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Turkey and its proxies are rushing to defend Ankara’s interests in northeastern Syria.
After weeks of being on the back food, with its oil traffickers being targeted, and Turkish proxy positions around Aleppo being struck repeatedly, the time to fight back has come.
Before the incidents began, in order to coordinate its operations, Turkey established a “mega-base” next to the al-Bab al-Hawa crossing with the northwestern Syrian region of Greater Idlib.
As of March 17th, the base hosts 20 senior officers and 400 soldiers of the Turkish Armed Forces, 700 armored vehicles and personnel carriers, 100 battle tanks.
It is an impressive location, and it will be used as a hub for all convoys that will enter Syrian territory.
Three checkpoints are expected, and it will be continuously expanded.
With the support of the base, Turkish proxies have once again resumed active actions against both the Syrian Arab Army and the US-backed Syrian Democratic Forces (SDF).
On March 18th, clashes broke out between the Syrian Arab Army (SAA) and the Turkish-backed Syrian National Army in the northern Aleppo countryside. Heavy machine guns were used in the clashes. The SAA and Turkish forces also exchanged artillery fire.
No casualties were reported. This could be a harbinger of what is to come, numerous pro-government and pro-opposition outlets have repeatedly said that the SAA is preparing a large-scale operation to oust Turkey from the parts of Aleppo it has been occupying since 2017.
Not too far away, in the Raqqah countryside, SDF reported that its fighters had repelled two attacks by Turkish proxies. The first was on the village of Saida west of Ain Issa. The second attack targeted the town of Mu’alk to the east.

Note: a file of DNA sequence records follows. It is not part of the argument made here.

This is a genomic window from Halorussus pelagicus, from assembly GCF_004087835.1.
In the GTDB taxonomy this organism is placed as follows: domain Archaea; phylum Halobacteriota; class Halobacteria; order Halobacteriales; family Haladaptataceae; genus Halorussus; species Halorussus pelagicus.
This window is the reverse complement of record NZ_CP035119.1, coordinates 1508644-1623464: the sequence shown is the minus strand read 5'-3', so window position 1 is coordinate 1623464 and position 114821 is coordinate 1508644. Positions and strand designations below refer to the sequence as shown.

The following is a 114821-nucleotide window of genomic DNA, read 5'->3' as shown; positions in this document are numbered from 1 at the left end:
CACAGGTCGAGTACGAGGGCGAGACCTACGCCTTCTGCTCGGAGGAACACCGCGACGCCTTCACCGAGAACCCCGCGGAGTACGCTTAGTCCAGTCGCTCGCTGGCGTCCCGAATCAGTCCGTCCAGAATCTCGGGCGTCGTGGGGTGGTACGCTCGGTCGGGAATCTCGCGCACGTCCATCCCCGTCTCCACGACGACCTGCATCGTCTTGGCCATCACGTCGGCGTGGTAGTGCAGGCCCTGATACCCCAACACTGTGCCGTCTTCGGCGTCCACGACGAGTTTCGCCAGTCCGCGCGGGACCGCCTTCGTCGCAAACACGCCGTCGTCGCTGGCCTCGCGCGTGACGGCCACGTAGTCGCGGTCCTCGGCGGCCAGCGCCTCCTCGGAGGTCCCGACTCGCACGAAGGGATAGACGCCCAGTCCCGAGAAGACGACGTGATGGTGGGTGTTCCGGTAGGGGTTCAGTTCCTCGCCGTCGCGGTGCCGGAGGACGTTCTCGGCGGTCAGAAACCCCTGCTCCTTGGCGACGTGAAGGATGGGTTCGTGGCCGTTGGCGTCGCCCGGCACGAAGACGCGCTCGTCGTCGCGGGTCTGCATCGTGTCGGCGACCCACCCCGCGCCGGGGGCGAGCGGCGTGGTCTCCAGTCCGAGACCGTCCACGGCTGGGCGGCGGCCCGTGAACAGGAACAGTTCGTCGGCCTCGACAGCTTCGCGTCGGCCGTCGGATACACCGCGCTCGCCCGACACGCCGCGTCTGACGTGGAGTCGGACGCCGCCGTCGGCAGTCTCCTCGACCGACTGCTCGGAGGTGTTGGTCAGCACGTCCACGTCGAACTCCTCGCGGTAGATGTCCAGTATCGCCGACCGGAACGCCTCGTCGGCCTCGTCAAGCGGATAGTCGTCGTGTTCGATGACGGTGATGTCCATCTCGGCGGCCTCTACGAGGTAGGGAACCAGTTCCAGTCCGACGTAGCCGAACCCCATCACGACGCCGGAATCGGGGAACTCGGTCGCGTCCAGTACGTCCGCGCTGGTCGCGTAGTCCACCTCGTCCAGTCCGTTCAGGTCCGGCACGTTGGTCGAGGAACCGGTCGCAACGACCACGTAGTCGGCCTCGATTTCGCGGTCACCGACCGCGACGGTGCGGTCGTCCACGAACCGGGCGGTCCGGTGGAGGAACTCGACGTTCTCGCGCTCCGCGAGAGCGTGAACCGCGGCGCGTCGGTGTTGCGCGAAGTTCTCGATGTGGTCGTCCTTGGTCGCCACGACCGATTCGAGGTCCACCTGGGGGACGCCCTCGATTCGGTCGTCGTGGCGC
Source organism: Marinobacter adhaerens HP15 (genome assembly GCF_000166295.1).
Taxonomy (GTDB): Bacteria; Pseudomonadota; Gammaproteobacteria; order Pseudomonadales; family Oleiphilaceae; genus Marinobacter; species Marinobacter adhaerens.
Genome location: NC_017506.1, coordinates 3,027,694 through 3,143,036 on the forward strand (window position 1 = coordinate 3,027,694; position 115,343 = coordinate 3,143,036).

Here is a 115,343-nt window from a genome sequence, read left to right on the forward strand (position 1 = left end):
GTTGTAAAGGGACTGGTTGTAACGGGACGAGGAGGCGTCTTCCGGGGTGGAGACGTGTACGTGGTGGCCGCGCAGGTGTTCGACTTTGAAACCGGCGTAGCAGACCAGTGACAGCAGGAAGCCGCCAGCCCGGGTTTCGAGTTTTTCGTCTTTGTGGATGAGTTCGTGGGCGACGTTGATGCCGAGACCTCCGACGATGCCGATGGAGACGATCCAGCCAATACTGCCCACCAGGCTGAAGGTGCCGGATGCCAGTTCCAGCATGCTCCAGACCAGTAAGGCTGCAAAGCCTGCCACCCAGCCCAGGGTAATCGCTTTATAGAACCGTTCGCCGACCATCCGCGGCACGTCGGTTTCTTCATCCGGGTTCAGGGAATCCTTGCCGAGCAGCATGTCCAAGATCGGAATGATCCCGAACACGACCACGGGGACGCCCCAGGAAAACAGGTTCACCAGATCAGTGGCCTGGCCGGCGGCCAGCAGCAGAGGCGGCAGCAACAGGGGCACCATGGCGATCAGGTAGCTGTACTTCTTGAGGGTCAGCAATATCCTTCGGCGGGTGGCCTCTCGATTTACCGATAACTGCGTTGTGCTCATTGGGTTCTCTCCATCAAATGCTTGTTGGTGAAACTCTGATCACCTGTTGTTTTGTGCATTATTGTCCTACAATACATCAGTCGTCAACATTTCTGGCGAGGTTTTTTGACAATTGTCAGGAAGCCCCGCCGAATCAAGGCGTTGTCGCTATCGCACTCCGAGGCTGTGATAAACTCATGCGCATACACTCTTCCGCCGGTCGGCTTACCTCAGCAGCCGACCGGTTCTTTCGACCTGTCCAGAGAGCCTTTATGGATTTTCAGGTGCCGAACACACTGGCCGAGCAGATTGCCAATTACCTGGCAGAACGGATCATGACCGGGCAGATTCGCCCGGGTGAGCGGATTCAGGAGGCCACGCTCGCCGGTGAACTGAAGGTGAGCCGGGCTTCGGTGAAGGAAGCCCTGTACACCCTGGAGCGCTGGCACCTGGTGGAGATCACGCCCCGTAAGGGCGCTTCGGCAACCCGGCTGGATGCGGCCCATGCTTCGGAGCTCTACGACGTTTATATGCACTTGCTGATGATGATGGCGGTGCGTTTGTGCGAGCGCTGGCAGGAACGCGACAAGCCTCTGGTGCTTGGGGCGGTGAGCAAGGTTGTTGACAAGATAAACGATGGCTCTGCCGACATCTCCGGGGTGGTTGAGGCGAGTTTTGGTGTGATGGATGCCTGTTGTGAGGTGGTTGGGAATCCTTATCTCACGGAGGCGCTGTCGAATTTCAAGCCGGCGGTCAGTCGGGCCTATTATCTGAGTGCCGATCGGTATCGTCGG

No specific casualty numbers were released.
The area around Ain Issa has been volatile for a while now, with Turkey and its proxies frequently attacking the town’s outskirts. An Ankara plan to push and capture the town has been expected for months.
Likely in response to this, two rockets were launched from Syria towards the southern Turkish city of Kilis. According to Syrian sources, the two rockets were launched from the vicinity of the town of Tell Rifaat in the northern Aleppo countryside. The positions belong to the People’s Protection Units (YPG), which Ankara considers terrorist. The YPG is also the core of the SDF.
The Turkish army shelled a dozen of towns and villages in response to the attack. Heavy clashes were also reported between Kurdish fighters and militants of the Turkish-backed Syrian National Army west of the Turkish-occupied town of al-Bab.
Turkish movements were expected, as there is no way it would forfeit cheap and easy-to-attain oil from Syria, and beyond. The Damascus government, and its Russian support, are of a different opinion.
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